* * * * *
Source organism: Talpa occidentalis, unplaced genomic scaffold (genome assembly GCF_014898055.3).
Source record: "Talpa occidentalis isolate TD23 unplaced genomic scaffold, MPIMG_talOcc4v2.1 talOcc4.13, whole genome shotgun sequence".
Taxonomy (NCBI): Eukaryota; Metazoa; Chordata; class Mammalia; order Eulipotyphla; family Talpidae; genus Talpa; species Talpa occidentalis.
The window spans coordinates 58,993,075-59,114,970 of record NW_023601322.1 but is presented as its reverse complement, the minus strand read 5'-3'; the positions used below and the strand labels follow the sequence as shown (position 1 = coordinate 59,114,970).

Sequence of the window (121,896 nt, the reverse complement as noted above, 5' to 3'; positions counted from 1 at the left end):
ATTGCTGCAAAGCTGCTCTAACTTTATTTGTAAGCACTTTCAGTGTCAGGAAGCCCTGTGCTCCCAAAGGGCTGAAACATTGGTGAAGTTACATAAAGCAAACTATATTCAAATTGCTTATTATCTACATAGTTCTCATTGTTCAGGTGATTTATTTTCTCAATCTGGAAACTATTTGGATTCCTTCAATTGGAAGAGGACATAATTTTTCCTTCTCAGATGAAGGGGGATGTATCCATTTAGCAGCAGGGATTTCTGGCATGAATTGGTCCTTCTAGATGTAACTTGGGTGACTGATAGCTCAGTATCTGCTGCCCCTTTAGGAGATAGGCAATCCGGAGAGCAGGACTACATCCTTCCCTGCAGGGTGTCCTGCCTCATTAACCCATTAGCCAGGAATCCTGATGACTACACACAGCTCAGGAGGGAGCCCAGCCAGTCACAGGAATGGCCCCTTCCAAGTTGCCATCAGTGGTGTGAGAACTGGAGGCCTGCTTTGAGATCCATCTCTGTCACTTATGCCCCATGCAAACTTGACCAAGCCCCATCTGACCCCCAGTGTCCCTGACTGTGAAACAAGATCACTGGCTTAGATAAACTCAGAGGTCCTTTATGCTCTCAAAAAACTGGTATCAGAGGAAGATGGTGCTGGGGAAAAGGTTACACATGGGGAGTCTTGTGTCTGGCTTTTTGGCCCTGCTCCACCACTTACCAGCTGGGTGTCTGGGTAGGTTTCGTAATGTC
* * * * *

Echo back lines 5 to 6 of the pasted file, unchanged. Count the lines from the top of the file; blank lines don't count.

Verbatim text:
Sequence of the window (121,896 nt, the reverse complement as noted above, 5' to 3'; positions counted from 1 at the left end):
ATTGCTGCAAAGCTGCTCTAACTTTATTTGTAAGCACTTTCAGTGTCAGGAAGCCCTGTGCTCCCAAAGGGCTGAAACATTGGTGAAGTTACATAAAGCAAACTATATTCAAATTGCTTATTATCTACATAGTTCTCATTGTTCAGGTGATTTATTTTCTCAATCTGGAAACTATTTGGATTCCTTCAATTGGAAGAGGACATAATTTTTCCTTCTCAGATGAAGGGGGATGTATCCATTTAGCAGCAGGGATTTCTGGCATGAATTGGTCCTTCTAGATGTAACTTGGGTGACTGATAGCTCAGTATCTGCTGCCCCTTTAGGAGATAGGCAATCCGGAGAGCAGGACTACATCCTTCCCTGCAGGGTGTCCTGCCTCATTAACCCATTAGCCAGGAATCCTGATGACTACACACAGCTCAGGAGGGAGCCCAGCCAGTCACAGGAATGGCCCCTTCCAAGTTGCCATCAGTGGTGTGAGAACTGGAGGCCTGCTTTGAGATCCATCTCTGTCACTTATGCCCCATGCAAACTTGACCAAGCCCCATCTGACCCCCAGTGTCCCTGACTGTGAAACAAGATCACTGGCTTAGATAAACTCAGAGGTCCTTTATGCTCTCAAAAAACTGGTATCAGAGGAAGATGGTGCTGGGGAAAAGGTTACACATGGGGAGTCTTGTGTCTGGCTTTTTGGCCCTGCTCCACCACTTACCAGCTGGGTGTCTGGGTAGGTTTCGTAATGTC